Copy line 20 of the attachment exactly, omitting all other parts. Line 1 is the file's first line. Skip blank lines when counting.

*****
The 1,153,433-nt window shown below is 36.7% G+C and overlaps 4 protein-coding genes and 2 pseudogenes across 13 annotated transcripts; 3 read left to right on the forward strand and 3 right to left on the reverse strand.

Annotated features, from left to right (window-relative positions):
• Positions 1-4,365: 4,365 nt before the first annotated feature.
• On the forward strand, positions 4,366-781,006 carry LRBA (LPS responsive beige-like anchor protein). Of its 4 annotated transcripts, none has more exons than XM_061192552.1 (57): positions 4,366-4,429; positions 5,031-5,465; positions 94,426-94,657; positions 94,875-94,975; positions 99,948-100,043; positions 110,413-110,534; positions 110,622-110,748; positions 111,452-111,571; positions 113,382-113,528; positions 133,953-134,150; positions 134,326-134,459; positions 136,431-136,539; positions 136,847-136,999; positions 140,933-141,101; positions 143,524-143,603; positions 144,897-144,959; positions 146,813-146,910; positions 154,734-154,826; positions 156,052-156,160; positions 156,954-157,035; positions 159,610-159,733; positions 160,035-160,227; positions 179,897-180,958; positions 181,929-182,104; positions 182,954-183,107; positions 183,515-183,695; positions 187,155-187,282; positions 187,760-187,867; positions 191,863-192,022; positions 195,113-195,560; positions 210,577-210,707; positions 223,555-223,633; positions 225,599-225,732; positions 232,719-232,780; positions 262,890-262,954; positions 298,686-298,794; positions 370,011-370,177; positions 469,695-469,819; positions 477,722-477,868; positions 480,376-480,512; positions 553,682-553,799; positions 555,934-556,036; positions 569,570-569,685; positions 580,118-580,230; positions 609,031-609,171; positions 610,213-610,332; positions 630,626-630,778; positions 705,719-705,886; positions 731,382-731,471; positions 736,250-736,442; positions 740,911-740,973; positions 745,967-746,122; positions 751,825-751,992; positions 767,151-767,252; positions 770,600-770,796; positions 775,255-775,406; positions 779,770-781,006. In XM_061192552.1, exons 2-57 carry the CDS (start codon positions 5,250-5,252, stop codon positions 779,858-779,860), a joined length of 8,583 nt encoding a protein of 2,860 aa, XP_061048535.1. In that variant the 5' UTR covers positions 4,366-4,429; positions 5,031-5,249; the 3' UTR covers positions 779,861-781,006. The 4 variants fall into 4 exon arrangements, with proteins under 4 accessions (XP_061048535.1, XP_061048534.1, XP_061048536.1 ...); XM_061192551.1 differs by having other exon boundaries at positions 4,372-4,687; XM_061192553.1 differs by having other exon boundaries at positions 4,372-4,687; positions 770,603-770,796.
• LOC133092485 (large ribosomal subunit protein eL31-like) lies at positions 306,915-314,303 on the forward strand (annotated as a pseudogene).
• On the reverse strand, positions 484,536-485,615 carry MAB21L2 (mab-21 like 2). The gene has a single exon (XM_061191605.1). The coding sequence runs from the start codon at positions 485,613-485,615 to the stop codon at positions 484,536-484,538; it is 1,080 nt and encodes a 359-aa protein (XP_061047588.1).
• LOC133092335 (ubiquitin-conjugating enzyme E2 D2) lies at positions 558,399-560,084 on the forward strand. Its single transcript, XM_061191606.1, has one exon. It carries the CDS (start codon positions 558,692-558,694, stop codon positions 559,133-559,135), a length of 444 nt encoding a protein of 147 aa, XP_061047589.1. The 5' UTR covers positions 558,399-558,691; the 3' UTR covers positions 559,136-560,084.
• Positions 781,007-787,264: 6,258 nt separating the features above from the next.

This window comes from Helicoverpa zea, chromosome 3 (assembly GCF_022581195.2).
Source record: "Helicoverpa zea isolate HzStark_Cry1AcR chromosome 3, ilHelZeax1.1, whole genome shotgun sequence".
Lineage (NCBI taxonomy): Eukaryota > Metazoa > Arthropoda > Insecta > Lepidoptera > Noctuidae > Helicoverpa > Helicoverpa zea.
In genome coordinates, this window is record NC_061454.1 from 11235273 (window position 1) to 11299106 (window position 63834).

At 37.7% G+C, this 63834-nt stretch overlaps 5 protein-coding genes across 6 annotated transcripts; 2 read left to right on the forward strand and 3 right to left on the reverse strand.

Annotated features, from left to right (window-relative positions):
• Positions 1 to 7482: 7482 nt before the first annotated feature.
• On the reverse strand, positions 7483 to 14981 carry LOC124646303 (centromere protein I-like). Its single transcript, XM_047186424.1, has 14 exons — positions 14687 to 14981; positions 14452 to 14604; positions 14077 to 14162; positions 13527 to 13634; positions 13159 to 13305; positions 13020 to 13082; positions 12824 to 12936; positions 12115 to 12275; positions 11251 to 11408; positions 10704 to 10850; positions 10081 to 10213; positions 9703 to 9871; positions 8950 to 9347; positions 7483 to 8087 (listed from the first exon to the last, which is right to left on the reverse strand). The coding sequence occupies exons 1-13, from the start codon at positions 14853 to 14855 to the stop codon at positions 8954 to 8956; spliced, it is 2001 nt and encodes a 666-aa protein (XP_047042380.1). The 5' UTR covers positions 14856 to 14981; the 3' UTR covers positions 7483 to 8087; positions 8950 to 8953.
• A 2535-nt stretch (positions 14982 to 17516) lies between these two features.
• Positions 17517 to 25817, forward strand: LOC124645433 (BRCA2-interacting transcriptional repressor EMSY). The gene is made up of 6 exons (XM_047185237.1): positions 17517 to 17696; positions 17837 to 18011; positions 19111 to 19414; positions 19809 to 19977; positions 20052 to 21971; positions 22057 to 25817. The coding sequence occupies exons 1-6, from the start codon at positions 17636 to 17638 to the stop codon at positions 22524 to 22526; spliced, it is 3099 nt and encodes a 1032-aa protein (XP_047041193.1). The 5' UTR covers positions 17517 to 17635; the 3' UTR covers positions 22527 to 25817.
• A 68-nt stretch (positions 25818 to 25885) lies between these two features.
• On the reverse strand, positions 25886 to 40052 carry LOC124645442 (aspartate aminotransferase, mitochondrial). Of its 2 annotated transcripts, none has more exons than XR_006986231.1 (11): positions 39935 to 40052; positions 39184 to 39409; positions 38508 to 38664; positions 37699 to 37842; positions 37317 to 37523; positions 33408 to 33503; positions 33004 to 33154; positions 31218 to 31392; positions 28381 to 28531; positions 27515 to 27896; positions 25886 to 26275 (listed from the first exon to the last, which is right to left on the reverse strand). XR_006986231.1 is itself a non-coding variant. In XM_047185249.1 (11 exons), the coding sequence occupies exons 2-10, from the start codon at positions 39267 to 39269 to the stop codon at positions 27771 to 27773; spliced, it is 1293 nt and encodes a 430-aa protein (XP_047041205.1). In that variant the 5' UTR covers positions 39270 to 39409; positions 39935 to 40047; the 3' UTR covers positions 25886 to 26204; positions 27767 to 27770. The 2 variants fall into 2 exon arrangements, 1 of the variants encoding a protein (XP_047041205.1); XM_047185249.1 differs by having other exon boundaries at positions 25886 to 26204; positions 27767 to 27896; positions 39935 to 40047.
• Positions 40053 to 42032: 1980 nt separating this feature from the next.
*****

• On the reverse strand, positions 25886 to 40052 carry LOC124645442 (aspartate aminotransferase, mitochondrial). Of its 2 annotated transcripts, none has more exons than XR_006986231.1 (11): positions 39935 to 40052; positions 39184 to 39409; positions 38508 to 38664; positions 37699 to 37842; positions 37317 to 37523; positions 33408 to 33503; positions 33004 to 33154; positions 31218 to 31392; positions 28381 to 28531; positions 27515 to 27896; positions 25886 to 26275 (listed from the first exon to the last, which is right to left on the reverse strand). XR_006986231.1 is itself a non-coding variant. In XM_047185249.1 (11 exons), the coding sequence occupies exons 2-10, from the start codon at positions 39267 to 39269 to the stop codon at positions 27771 to 27773; spliced, it is 1293 nt and encodes a 430-aa protein (XP_047041205.1). In that variant the 5' UTR covers positions 39270 to 39409; positions 39935 to 40047; the 3' UTR covers positions 25886 to 26204; positions 27767 to 27770. The 2 variants fall into 2 exon arrangements, 1 of the variants encoding a protein (XP_047041205.1); XM_047185249.1 differs by having other exon boundaries at positions 25886 to 26204; positions 27767 to 27896; positions 39935 to 40047.